Portuguese architect José Carlos Cruz claims to have built the world's first cork-clad hotel, located amongst the olive and cork trees of Portugal's Alentejo region (+ slideshow).
Situated outside the city of Évora, the Ecork Hotel comprises a cork-clad restaurant and leisure complex with 56 hotel suites contained in a series of adjacent bungalows.
José Carlos Cruz and his design team chose cork to clad the walls of the main building because it is both readily available and highly insulating.
"Portugal is the second biggest exporter of cork in the world, so we thought it would be a good starting point for the building," project architect António Cruz told Dezeen.
There are only a few small openings in the outer walls of the building, creating large uninterrupted surfaces of the material.
"One of our intentions was to promote cork as a cladding material," said Cruz. "It's a good thermal insulator and is also recyclable."
The two-storey leisure complex accommodates gym and spa facilities, conferences rooms and an indoor swimming pool, which all surround a central courtyard.
The first floor has walls but no roof, accommodating a bar, outdoor pool and sunbathing deck with views out over the rural landscape.
The hotel suites are set back from the main building in a layout based on the typical arrangement of a medieval Portuguese village.
"The general plan is inspired by the medieval villages of the Alentejo, where it was common to find a main complex or castle, and several white buildings around it," said the architects.
With clean white-rendered walls, the suites form rows that line the edges of walkways. Each one comes with its own private courtyard, screened behind a perforated wall.
Photography is by Fernando Guerra.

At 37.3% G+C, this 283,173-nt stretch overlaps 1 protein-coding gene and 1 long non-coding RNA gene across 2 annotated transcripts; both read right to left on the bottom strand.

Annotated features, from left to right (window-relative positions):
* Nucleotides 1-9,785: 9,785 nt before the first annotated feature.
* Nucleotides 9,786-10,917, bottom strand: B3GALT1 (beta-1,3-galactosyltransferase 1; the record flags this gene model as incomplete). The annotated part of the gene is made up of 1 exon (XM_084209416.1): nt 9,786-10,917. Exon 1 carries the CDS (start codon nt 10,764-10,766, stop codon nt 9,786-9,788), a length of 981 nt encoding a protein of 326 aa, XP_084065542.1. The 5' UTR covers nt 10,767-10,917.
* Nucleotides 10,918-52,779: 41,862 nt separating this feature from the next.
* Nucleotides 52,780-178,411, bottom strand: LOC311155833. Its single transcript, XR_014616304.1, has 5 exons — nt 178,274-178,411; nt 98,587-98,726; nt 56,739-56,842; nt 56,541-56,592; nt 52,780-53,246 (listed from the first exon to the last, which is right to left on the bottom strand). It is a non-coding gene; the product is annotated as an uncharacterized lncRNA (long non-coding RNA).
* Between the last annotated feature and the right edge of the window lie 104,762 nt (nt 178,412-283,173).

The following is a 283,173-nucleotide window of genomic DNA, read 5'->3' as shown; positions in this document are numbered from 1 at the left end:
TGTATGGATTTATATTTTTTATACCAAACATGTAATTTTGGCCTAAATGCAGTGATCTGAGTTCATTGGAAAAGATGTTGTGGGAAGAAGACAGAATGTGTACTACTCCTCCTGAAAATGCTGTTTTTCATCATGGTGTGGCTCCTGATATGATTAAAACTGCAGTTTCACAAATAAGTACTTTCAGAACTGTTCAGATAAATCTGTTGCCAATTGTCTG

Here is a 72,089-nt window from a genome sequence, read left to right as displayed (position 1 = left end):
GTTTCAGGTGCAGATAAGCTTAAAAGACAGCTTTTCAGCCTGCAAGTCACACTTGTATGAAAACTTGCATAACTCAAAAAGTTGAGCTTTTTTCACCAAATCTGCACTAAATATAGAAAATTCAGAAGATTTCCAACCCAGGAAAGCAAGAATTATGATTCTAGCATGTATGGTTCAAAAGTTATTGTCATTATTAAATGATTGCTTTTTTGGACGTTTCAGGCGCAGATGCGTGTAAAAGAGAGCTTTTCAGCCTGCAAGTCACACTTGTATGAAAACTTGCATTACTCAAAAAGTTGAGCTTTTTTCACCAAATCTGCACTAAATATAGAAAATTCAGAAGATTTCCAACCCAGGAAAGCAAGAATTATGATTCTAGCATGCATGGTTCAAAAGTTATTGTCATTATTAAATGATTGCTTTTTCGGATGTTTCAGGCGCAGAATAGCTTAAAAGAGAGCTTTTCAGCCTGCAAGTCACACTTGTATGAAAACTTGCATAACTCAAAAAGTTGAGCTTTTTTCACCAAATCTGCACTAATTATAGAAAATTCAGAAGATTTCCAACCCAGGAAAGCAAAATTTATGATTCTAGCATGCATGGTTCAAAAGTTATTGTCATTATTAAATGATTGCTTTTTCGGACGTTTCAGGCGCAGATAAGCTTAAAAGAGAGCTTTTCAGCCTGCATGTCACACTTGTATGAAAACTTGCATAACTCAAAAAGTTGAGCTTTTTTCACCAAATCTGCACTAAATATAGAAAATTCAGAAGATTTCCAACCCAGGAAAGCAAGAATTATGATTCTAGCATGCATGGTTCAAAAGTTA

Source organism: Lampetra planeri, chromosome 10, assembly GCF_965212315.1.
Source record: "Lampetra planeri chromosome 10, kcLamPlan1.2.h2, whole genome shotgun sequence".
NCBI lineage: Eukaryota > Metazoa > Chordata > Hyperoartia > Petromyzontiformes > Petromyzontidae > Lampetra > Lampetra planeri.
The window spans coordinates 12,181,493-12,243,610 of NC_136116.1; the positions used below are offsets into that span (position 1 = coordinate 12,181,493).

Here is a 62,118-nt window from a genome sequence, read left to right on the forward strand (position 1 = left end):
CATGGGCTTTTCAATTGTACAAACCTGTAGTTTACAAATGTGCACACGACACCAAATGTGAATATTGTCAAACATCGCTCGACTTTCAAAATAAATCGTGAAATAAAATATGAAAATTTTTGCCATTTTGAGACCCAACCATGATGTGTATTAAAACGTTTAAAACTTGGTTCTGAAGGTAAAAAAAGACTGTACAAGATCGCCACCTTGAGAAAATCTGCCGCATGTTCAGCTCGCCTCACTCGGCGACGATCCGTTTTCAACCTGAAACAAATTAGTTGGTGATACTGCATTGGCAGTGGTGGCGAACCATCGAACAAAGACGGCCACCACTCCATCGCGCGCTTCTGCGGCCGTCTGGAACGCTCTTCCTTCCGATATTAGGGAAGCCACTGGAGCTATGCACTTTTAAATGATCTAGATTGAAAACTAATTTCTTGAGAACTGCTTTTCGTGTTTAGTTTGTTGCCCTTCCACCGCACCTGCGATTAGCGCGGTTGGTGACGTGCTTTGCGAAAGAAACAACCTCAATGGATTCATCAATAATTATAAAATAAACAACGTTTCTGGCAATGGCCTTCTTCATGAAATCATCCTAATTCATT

Here's a project description from Jose Carlos Cruz Arquitecto:
Ecork is a Hotel in Évora, Portugal, with aspa, health club, gym, restaurant, bar, conference rooms, outdoor pool and 56 bungalows.
Built on a set of cork and olive trees, the general plan is inspired by the Medieval villages of the Alentejo, where it was common to find a main complex or castle, and several white buildings around it.
All services and hotel facilities are aggregated into a single building, freeing the land outside the bungalows.
Influenced by the vernacular architecture and Arabic, is created a monolithic volume with small openings to the outside, which together with cork coating which is fully recyclable and ensures thermal protection of the building.
Built around a large courtyard, the layout is designed so as to take advantage of crosswinds and air circulation, thus reducing power consumption to the minimum necessary.
In order to ensure the lowest possible occupation and overview of the Alentejo Landscape, outdoor pool and bar are located on the roof of the building.
All 56 bungalows are suites. Their deployment, scattered among the olive trees around the property is defined by the structure of internal thoroughfares.
These paths are read as a series of abstract volumes and surfaces, plastered and whitewashed.
Location: Évora, Portugal
Area: 6300 m2
Design time: November 2008
Completion time: May 2013
Architect: José Carlos Cruz
Interior Design and Decoration: José Carlos Cruz
Civil engineer: Newton, Consultores de Engenharia
Mechanics Engineer: ENES.COORD
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